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Do these Kids Ever Sleep?

By Dr. Kathie F. Nunley
© 2014

There's been a lot of buzz lately over the research and data now out on the amount of time our kids spend in front of screens and consuming media. When Larry Rosen released his research showing that young kids today spend over 20 hours a day consuming media, I've heard many people exclaim, Oh my….Don't these kids sleep!? .

It may not be quite as awful as it first appears - though most of us in educational and developmental psychology do have concerns. First though, it's important to distinguish between "screen time" and time spent "consuming media". Media covers a host of entertainment devices, not all of which involve eyes open and looking at a screen. Listening to music or a television or video program running in the background while sleeping is still consuming media. And that's how that number gets so high.

Unfortunately too many of our kids are indeed listening to music, Internet programs, video programs, etc while sleeping. This is not a healthy way to sleep - especially for young brains! You've probably heard that most of the "hard wiring" of the learning process occurs during sleep, and that's correct.

We are exposed to a tremendous amount of information and stimuli during the day - the vast majority of which is not important and does not need to be stored for the long term (for example, the color or type of car that stopped on your left at the traffic light this afternoon). Sleep is when our brain sifts through all that input from the day and determines which needs to be stored, or hardwired in, and which can be discarded. So you remember the important parts of a lecture you heard today, but not so much about the conversation you overhead on your way into the lecture.

Sleep is the time for the brain's chemical maintenance department to really get to work. Chemicals called neurotrophins help hardwire the important learning and make connections from one region of your brain to another. The chemical calpain is involved in ridding the brain of extra neurons that you don't use and are getting in the way of construction. Most of this happens as we sleep. In order for it to occur thoroughly and appropriately, we need dark and quiet while sleeping. Noise, be it music, or video background also are processed by the brain and interrupt the maintenance going on.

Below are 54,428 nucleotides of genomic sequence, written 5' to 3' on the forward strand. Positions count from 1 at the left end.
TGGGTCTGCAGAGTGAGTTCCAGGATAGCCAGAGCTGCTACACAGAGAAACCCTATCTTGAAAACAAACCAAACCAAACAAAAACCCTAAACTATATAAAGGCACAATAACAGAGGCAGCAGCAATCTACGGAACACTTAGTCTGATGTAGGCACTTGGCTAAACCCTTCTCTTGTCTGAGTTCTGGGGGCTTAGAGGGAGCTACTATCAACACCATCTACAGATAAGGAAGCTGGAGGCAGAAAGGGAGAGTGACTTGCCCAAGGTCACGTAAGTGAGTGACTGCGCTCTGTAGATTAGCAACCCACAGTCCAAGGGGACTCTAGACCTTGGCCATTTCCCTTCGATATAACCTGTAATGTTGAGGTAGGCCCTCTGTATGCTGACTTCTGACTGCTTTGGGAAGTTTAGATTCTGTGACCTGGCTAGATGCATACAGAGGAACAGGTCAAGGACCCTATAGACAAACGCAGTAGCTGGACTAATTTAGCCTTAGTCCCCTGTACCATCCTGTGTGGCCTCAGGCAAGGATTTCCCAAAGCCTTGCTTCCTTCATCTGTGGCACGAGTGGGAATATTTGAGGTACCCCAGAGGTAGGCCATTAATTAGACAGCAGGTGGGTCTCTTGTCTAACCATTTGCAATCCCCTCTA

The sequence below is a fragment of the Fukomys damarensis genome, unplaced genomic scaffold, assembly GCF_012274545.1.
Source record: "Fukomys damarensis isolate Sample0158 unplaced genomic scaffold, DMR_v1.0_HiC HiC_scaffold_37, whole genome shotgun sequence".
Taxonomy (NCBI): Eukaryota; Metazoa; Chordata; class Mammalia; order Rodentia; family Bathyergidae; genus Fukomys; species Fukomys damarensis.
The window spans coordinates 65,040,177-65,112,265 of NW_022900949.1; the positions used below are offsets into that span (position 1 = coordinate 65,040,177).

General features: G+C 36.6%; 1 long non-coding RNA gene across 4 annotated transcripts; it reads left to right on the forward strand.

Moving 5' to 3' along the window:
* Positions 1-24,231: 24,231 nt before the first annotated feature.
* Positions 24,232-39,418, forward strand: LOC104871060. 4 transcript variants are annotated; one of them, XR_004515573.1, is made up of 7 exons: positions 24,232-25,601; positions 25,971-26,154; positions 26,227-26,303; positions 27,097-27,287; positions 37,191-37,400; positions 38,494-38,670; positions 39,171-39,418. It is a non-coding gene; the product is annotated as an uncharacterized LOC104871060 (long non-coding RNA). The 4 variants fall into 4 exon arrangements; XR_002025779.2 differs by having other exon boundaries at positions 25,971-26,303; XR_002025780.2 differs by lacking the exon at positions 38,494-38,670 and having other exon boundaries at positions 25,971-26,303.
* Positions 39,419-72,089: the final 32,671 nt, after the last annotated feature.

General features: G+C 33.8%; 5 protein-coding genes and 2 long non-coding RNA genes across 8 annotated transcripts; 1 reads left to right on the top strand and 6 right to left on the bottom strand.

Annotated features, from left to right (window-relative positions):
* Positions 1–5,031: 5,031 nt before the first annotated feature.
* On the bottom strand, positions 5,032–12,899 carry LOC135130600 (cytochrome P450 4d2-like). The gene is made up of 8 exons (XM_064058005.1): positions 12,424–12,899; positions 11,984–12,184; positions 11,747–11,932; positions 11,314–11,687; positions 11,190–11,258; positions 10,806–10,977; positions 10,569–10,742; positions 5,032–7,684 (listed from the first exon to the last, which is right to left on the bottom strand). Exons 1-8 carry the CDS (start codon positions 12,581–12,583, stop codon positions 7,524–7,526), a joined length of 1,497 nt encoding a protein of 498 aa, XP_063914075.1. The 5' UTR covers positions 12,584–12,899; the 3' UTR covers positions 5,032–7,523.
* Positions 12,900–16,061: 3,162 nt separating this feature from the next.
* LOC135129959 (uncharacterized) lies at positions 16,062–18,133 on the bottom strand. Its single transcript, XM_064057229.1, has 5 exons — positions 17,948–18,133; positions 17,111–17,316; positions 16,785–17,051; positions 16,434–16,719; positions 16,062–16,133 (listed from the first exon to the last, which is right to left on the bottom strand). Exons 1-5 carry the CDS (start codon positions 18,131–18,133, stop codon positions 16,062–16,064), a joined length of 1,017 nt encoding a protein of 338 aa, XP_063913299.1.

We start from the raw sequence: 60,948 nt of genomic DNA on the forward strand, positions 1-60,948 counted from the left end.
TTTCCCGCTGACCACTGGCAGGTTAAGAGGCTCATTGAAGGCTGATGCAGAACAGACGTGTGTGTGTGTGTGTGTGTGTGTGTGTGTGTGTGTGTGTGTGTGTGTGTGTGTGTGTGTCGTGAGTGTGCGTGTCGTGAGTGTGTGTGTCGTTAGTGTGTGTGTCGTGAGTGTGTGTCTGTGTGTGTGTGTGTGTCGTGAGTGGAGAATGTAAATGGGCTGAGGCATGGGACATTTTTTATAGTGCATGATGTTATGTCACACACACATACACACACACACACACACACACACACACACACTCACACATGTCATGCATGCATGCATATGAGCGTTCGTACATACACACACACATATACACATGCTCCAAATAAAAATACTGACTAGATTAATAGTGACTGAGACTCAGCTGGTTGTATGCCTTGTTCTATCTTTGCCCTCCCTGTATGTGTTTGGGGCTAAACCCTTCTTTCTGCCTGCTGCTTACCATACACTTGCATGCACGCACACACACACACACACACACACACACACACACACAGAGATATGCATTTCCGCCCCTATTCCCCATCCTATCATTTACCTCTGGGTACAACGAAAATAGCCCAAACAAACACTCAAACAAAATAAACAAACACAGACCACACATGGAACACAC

So if your child tells you that they simply cannot fall asleep without some type of background music, just make sure there's a timer set on it so after 30 minutes or so, it shuts off.

But all this "media consumption" comes with some positive perks too (at least for daytime consumption!). All these multiple forms of media use may be leading to some superior cognitive processing too, especially among the youngest kids - known as digital natives. These young, digital natives, or Igeneration as they are also sometimes known, grew up with media. They never had to "learn" it like their parents did; it was there from day one. Their ability to handle distractions in their environment while engaged in work and learning and their ability to handle multiple tasks at once is incredible. The American Academy of Pediatrics now suggests that we may see drastic physical differences in brain regions. They conclude that as a result of so much media at a young age, these children have enhanced or improved working memory and other special neurological skills.

Schools and teachers are rushing to keep up with these fast-paced, media-ready brains. They depend more and more on technology to be embedded in the learning experience to allow these brains to pace themselves and learn in diverse ways. Laptops, tablets and smartphones as information delivery systems in the classroom are now more the rule than the exception.

So while we see the youngest generation consuming media with abandonment, we acknowledge the need for adults to help limit it to appropriate place and time and embrace and encourage it for the cognitive benefits it is bringing to our youngest.


American Academyof Pediatrics, news release, Oct 10, 2014.

Nunley, K. (2006). A Student's Brain: The parent / teacher manual. Amherst, NH:Brains.org

Rosen, L. (2011). "Poke Me: how Social Networks can both Help and Harm out Kids" presented at the American Psychological Association National Convention, August 6.

About the Author:
Dr Kathie Nunley is an educational psychologist, researcher and author of several books on parenting and teaching, including A Student's Brain (Brains.org) and the best selling, "Differentiating the High School Classroom" (Corwin Press). She is the developer of the Layered Curriculum® method of instruction and has worked with parents and educators around the world to better structure schools to make brain-friendly environments. In addition, her work has been used by the Boeing Corporation, Family Circle Magazine, the Washington Post, and ABC television.
Email her: Kathie (at) brains.org


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